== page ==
Carrie Endicott, the director at Elm Brook Place, a rehabilitation facility for the mentally ill in Bedford, said that all of the dental cuts have had profound impact on the members’ nutritional health - and on their ability to get jobs.
“People come here for vocational reasons to get back into the job market and you know it’s hard to go on an interview when you are missing half of your teeth," she said. "They are self conscious about smiling.”
Endicott added that salads and raw vegetables are often left untouched. “It’s tough. Members have asked for a “soft menu option” for people who can’t chew...You can’t push raw vegetables on people who are missing half their teeth,” she said.
The Mentally Ill More Likely To Suffer
About 20% of Masshealth subscribers are physically or mentally disabled adults – not including those living in nursing homes.
People suffering from mental illnesses are 3.5 times more likely than the general population to go without teeth, and also have significantly higher rates of tooth decay, according to a 2011 meta-analysis published in the British Journal of Psychiatry.
Mark Etheridge, 47, suffers from Bipolar disorder.
At Elm Brook, he’s discovered a passion for cooking. Another thing he's learned: how to conceal the fact that he has no “uppers.”
“I stick my tongue out to kind of hide it a little bit when I smile,” he said.
A Fix In The Works
After intense lobbying by consumer advocacy groups like Health Care for All, and complaints from dentists and patients, Massachusetts lawmakers devised a plan to partially address the problem.
Last month, the state Senate passed an amendment to reinstate some of the dental services that were cut from MassHealth in 2010. If the Senate amendment survives, an infusion of $7.2 million would be added back to cover anterior fillings.
State Representative John W. Scibak of South Hadley said that by addressing front teeth as a first step, it would at least help people who are interviewing for jobs.
This won’t get Etheridge his uppers, and Bush will have to wait for his molars.
Coverage for cleanings and extractions will continue, but anything beyond those services would require out-of-pocket payments.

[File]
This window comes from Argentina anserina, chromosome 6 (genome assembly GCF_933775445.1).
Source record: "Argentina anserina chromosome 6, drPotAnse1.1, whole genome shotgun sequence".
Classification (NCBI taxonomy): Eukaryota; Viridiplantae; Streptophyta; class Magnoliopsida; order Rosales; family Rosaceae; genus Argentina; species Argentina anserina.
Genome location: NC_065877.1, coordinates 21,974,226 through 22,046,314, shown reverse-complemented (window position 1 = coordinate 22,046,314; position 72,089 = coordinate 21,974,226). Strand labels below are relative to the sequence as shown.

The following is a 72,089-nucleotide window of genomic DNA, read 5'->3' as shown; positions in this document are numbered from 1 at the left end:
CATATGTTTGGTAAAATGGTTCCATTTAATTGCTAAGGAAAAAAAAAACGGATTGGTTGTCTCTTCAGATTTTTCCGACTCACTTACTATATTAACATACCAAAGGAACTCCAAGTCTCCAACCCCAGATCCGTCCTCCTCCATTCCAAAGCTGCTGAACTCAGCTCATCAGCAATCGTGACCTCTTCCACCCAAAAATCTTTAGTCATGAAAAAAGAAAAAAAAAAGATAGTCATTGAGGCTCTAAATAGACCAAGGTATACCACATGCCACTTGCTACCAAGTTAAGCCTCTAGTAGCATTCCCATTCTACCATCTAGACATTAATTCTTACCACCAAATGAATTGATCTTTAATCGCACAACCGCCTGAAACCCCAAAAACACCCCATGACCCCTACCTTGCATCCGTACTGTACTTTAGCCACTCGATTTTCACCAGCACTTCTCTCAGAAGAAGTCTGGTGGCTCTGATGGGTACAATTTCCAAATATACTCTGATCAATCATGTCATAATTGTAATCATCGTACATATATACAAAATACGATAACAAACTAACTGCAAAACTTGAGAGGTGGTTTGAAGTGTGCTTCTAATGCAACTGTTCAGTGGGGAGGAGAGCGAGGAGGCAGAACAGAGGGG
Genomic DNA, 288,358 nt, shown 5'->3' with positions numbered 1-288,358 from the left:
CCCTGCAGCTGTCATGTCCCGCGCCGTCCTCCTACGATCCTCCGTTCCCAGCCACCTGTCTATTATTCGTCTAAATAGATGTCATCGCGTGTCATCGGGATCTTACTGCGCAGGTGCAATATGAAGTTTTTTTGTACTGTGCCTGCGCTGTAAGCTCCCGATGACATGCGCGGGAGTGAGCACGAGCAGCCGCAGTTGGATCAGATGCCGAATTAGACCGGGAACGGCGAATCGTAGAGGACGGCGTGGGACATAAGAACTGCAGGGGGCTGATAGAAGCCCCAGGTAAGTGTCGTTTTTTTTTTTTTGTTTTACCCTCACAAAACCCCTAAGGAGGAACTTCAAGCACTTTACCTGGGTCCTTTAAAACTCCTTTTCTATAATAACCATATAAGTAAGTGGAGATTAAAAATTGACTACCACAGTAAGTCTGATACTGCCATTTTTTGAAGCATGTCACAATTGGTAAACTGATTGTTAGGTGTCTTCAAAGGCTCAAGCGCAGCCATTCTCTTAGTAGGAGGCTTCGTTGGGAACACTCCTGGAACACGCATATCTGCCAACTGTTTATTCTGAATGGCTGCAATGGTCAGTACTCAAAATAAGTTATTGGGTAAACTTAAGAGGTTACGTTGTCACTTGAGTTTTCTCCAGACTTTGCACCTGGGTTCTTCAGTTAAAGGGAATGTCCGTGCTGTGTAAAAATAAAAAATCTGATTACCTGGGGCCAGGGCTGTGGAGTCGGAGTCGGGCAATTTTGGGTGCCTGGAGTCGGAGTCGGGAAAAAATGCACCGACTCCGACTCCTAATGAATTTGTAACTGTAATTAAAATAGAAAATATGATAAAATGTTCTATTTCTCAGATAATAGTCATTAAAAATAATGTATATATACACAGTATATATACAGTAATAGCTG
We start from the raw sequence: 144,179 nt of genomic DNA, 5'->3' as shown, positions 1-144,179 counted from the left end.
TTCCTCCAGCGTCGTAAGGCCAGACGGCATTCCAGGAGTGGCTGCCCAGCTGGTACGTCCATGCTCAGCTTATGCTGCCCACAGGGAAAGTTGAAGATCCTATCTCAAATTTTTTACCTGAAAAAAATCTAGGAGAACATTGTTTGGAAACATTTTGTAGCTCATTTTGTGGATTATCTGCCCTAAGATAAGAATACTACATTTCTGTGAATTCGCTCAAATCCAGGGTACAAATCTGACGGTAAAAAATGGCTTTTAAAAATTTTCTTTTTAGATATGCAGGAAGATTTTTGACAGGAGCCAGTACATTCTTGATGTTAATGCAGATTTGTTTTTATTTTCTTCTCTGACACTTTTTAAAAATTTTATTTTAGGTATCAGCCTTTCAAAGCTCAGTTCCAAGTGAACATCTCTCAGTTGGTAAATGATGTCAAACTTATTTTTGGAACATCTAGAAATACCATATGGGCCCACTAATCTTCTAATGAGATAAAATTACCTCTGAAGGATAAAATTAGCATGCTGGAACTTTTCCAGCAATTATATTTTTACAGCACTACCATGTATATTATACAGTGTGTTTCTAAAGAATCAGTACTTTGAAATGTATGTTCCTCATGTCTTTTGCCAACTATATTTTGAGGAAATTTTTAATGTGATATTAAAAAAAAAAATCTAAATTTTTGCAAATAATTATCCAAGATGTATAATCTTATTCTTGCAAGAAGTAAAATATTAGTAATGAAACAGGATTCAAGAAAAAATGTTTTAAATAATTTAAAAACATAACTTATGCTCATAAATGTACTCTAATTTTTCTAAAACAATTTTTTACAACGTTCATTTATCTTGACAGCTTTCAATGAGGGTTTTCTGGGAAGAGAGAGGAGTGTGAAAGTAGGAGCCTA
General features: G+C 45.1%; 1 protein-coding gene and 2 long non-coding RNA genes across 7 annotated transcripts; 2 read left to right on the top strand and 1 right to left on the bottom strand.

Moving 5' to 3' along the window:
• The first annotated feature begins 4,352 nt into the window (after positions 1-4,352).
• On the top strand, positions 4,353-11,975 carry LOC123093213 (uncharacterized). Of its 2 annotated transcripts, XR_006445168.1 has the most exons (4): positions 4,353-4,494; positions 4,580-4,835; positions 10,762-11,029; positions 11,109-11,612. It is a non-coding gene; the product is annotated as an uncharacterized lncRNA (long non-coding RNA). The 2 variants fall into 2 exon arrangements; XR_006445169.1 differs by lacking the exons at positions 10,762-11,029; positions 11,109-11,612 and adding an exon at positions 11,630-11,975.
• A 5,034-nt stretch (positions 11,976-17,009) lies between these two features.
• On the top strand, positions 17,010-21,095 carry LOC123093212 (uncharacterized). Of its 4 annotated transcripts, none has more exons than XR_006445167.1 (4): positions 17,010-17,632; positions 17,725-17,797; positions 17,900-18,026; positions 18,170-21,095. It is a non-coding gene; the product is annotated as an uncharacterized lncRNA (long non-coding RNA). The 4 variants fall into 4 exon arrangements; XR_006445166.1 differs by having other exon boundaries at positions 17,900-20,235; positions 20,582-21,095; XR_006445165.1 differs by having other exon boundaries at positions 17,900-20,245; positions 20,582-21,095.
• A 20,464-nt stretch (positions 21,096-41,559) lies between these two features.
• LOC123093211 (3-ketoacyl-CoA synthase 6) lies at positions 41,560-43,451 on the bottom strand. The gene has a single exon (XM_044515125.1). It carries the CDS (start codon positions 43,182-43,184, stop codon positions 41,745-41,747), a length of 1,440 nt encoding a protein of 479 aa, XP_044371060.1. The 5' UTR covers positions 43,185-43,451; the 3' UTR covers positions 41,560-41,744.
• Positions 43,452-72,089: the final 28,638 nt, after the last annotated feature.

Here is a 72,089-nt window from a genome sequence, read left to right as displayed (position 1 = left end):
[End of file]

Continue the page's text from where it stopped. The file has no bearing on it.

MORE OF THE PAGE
Pulling Teeth Instead of Filling Cavities
Scibak supports full reinstatement of services, and views the amendment as a first step toward that goal. He says the current system of emergency-room dental care is not only expensive but it’s also bad medicine, with the wrong specialists working on the wrong problem.
“Clearly if you go to the emergency room for a dental problem, A: It’s going to cost far more than if you saw a dentist. And B: In many situations the person in the emergency room may not be able to address your problem other than perhaps giving you pain medications or treating what may be a localized infection,” said Scibak
He says he’s heard from dentists and constituents that some of the 700,000 adults on MassHealth are having teeth pulled that could be saved with fillings, while others use hospital emergency rooms for tooth pain and infections. While the overall number of poor patients seeking out such services because they can't pay for more appropriate dental care is unknown, a spokesperson for Health Care for All says in the last two months alone, the nonprofit has received 71 calls specifically about problems related to dental care.
Elm Brook’s Endicott said her clients' bad teeth continue to haunt her. She told the story of one man she has known for 17 years:
“While we were having lunch together one of his teeth just snapped and fell out of his mouth," she said. "Then another one chipped...his mouth was disintegrating while we were having lunch. And to look at his teeth now they, I mean they are just kind of like stalagtites; they're just a fraction of normal teeth.”
Dianne Finch is a freelance journalist and multimedia producer in Rockport, Mass. She'd like to thank Leslie Johnson for helping with reporting at Elm Brook.
This program aired on June 22, 2012. The audio for this program is not available.